NHS boost: Theresa May doubles down on 'Brexit dividend' claim despite criticism
Theresa May has doubled down on claims a major cash boost for the NHS will partly come from a so-called “Brexit dividend”.
The Prime Minister held firm to her position despite experts insisting no such windfall will exist once the UK quits the EU.
Mrs May confirmed the health service will be handed an extra £20bn a year by 2023 - an increase of some 3.4%.
She said the increase would be funded - at least in part - by the cash Britain would otherwise have sent to Brussels if it were not quitting the bloc.
The claim prompted a swift backlash from respected thinktank the IFS, as well as the Tory chair of the Health Select Committee, who branded it “tosh” which “treats the public like fools”.
But in a speech in London today, Mrs May faced down critics as she said the concept of the “Brexit dividend” was “very simple”.
“We are not going to be sending the vast amount of money every year to the EU that we spend at the moment on the EU as a member of the EU,” she explained.
“That money will be coming back. We will be spending it on our priorities and the NHS is our number one priority.”
Paul Johnson of the Institute for Fiscal Studies has dismissed the suggestion that the cash would come from Britain leaving the EU, telling the BBC: “There isn’t a Brexit dividend.”
He argued the forecast downturn in the economy as a result of Brexit, the so-called 'divorce bill' and other payments to maintain some EU functions meant any extra money had already been spent.
Conservative MP Dr Sarah Wollaston meanwhile blasted the Prime Minister for peddling the claims of a post-Brexit boost - which were a lynchpin of the Leave campaign at the EU referendum.
Meanwhile, the Prime Minister admitted that taxpayers will also be forced to cough up for the NHS cash boost.
“As a country we will need to contribute a bit more,” she said.
“Taxpayers will need to contribute a bit more but we will do that in a fair and balanced way and we want to listen to people about how we do that.”
Mrs May said Chancellor Philip Hammond would be setting out more detail about the plans in his spending review later in the year.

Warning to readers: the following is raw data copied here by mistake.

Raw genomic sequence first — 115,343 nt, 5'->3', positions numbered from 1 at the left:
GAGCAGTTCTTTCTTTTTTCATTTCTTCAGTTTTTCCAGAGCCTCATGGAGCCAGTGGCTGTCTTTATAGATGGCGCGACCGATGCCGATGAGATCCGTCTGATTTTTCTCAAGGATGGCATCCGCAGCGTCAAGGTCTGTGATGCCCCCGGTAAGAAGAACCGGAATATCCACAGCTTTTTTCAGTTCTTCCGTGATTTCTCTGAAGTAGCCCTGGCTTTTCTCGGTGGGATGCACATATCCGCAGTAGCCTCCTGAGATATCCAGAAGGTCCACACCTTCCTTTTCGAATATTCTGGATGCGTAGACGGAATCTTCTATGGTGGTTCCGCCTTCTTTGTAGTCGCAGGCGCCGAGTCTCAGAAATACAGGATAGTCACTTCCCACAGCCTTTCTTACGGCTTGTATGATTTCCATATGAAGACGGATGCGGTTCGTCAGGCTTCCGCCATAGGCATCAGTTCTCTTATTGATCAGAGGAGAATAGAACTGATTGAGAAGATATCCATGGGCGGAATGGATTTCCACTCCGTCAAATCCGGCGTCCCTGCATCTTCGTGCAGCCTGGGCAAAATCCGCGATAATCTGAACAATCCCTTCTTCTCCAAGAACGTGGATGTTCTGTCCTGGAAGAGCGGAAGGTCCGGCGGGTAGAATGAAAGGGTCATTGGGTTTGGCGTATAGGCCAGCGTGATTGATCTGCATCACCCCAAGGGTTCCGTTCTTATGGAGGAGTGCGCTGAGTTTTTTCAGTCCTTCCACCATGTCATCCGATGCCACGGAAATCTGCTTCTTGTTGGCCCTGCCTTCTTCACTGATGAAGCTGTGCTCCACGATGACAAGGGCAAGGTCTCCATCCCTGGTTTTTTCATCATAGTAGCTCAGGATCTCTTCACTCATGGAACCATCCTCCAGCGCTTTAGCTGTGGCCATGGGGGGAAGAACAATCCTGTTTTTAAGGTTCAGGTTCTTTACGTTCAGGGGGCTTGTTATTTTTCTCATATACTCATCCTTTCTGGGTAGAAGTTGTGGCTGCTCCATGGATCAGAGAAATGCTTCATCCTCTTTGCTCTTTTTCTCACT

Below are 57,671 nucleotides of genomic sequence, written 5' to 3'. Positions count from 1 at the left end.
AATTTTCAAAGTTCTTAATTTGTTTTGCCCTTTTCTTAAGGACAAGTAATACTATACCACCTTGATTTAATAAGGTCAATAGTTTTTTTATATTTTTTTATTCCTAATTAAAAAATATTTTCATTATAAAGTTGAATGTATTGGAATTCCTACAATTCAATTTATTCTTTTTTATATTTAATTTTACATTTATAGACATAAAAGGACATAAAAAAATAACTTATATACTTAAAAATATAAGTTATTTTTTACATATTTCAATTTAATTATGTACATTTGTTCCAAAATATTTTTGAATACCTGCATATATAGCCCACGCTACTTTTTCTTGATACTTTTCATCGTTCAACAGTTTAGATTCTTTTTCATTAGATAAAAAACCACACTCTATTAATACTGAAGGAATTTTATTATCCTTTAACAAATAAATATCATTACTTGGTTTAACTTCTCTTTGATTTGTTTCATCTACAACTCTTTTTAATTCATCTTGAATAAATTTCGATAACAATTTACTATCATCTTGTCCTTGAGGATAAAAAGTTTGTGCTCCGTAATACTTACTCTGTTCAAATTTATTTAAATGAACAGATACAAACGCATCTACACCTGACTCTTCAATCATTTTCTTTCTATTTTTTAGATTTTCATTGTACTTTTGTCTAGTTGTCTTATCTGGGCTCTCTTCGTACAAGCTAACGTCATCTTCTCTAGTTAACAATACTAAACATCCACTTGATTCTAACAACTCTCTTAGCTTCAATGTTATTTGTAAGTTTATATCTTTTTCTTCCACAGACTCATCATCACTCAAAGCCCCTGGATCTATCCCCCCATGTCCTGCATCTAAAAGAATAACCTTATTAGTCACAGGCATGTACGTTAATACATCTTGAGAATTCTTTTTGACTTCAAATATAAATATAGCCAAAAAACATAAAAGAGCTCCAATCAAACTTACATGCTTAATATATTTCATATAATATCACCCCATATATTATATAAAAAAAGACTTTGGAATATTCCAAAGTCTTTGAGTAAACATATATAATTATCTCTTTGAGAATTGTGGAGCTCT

Shadow Chancellor John McDonnell asked: "Is this coming from borrowing? What are the tax rises? Where is this Brexit dividend that no-one believes at all? It's all those questions that need to be answered."
Elsewhere, Mrs May noted that Scotland, Wales and Northern Ireland would also see increases in their funding as the NHS boost will trigger an uplift under the Barnett formula.
“While it is up to the devolved administrations to spend the money as they see fit, I believe everyone in the UK should benefit from this extra funding for the NHS,” she said.
Shadow Health Secretary Jonathan Ashworth: "The money announced today by the Prime Minister is not enough to save our NHS after eight years of Conservative austerity.
"Although she confirmed the current situation is not sustainable, today’s figures represent little more than a standstill in funding, according to experts.
"People are waiting longer and in pain because of Tory cuts to the NHS. The Prime Minister couldn’t say today when this will improve and waiting lists will come down.
"She also confirmed that social care, capital spending and public health will not see any increase as a result of today’s announcement.
"If the Conservatives do manage to publish the detail of their insufficient 3.4% increase, then Labour's fully costed plans to raise taxes for the top 5% and big business will top up NHS spending growth to around the 5% which is needed."